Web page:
Depending on where you live, condensation in your home can worsen in the winter. This is due to the cold outdoor temperature creating a significant difference when compared to the interior temperature of your home. This difference can cause humidity to collect, resulting in condensation. Most commonly, humidity is higher in kitchens, bathrooms, utility closets, and around heating vents. The problem of condensation can be more severe when there is inadequate ventilation, or if the air becomes trapped in small spaces.
Solatube Skylights and Condensation
Solatube skylights provide the benefit of added sunlight and warmth during the chilly winter months. However, condensation can be a risk in certain climates where humidity collects on the colder surfaces of the tube. Condensation, if not correctly dealt with, can lead to mold, structural damage, and weaken the integrity of your skylight.
While condensation may not be eliminated entirely, there are many steps you can take to reduce the likelihood of condensation and the damage caused by condensation from your Solatube installation.
- When holes are cut into the roof deck during installation, it is essential to make sure that round holes are cut. Square holes will make it easier for moisture to pass into the flashing or curb space.
- When installing a Solatube, use flashing or a curb insulator. These are meant to reduce the amount of warm, moist, interior air that makes contact with the cold, metal interior of the flashing or curb.
- If you do not use a flashing or curb insulator during installation of the Solatube skylight, you will want to use some other system to prevent warm, interior air from building condensation against the cooler, metal surfaces. Several options are available—expanding foam, silicone sealant, insulation, or similar products.
- Make sure the Solatube dome is securely attached to the flashing or curb cap. Certain models will have slightly different systems, including seals and gaskets. The whole system is designed to allow for some air ventilation while preventing problematic condensation from building up on the dome.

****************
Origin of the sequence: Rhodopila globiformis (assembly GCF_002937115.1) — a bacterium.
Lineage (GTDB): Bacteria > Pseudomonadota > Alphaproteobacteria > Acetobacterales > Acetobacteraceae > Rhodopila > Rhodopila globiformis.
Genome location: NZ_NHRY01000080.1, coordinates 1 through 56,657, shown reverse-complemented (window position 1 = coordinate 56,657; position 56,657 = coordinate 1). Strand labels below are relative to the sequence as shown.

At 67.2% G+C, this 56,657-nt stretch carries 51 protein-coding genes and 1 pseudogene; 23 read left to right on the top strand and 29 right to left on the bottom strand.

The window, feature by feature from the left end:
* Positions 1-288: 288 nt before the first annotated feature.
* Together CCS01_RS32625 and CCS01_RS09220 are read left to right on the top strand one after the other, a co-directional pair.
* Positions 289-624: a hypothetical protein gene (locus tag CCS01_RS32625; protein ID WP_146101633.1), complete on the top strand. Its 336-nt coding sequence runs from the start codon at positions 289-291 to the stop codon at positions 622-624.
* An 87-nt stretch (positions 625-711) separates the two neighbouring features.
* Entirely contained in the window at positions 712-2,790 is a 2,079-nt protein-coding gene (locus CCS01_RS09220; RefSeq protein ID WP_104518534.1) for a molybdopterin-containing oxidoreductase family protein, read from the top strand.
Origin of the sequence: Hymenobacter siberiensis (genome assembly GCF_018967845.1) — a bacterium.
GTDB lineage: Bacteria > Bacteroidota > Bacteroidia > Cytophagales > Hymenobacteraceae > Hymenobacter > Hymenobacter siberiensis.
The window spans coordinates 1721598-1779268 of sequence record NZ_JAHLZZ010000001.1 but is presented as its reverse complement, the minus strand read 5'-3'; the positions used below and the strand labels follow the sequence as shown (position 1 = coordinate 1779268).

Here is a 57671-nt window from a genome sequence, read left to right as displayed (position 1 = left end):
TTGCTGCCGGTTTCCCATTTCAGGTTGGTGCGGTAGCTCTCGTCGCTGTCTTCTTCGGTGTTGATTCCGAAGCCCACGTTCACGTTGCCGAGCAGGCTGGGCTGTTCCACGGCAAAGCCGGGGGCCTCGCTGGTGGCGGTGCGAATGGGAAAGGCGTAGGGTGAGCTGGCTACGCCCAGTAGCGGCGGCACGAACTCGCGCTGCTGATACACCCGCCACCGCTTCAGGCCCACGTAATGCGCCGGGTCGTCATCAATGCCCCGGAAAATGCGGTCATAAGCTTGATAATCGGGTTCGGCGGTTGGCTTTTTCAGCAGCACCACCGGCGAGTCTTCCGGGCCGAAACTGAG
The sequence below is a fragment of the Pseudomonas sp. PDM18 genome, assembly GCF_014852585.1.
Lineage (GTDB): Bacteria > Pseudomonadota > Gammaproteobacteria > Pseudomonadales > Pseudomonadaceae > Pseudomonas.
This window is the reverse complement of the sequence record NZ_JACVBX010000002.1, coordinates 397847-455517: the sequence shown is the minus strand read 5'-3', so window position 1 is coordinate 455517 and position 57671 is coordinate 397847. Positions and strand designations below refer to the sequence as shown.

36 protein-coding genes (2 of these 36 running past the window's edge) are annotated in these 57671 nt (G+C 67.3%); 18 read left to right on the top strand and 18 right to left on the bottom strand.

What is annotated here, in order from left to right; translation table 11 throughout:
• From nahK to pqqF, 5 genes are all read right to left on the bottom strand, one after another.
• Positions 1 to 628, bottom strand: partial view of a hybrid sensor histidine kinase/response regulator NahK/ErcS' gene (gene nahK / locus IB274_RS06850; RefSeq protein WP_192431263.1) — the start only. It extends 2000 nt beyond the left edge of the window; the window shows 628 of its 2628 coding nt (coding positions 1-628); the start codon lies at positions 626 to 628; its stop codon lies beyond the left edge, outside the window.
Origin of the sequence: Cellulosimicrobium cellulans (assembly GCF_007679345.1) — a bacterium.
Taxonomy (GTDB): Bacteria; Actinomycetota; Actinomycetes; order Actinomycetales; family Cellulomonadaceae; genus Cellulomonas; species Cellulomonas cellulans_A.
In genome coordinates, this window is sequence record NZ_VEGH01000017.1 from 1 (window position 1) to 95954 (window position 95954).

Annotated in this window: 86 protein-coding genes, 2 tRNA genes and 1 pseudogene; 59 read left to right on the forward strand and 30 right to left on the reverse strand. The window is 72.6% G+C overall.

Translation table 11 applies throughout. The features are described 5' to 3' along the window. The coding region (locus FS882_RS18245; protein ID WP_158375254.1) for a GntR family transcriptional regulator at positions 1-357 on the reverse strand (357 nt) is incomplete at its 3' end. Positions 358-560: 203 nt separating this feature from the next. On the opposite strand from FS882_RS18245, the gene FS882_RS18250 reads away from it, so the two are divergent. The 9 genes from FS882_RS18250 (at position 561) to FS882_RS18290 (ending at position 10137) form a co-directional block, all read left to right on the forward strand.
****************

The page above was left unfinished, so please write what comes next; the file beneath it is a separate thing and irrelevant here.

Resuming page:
- Wrap the Solatube in high-grade duct tape and further wrap it in insulation to reduce temperature differences. Depending on the local climate, you will want to use a minimum of R-9 insulation, and in colder climates and winters, you will want to use R-15 or better. You need to ensure there are no gaps, and that the insulation runs from the roof deck all the way to the ceiling plane.
- Vapor barriers are used in regions where condensation is already a known problem. If you have one, make sure it is sealed off after it is opened up when the Solatube is installed. Failing to reseal it once the Solatube is installed can result in severe problems with water collecting around the tube.
Keeping Condensation Away
These changes can decrease the risk of condensation, reduce the need for repairs due to water damage, lengthen the life of your Solatube installation, and improve the quality of the functioning of your Solatube product. Your local Solatube dealer can offer professional installation which also helps to reduce the risk of condensation problems, and can also offer other options and products for you to consider, such as the Dome Upgrade Kit, Effect Lenses, or Severe Climate Glazing.
A professional Solatube installation expert can offer you specific advice and solutions to help combat condensation with your Solatube installation. Talk to Solabrite today about options to prevent condensation, and for professional installation to help ensure best results.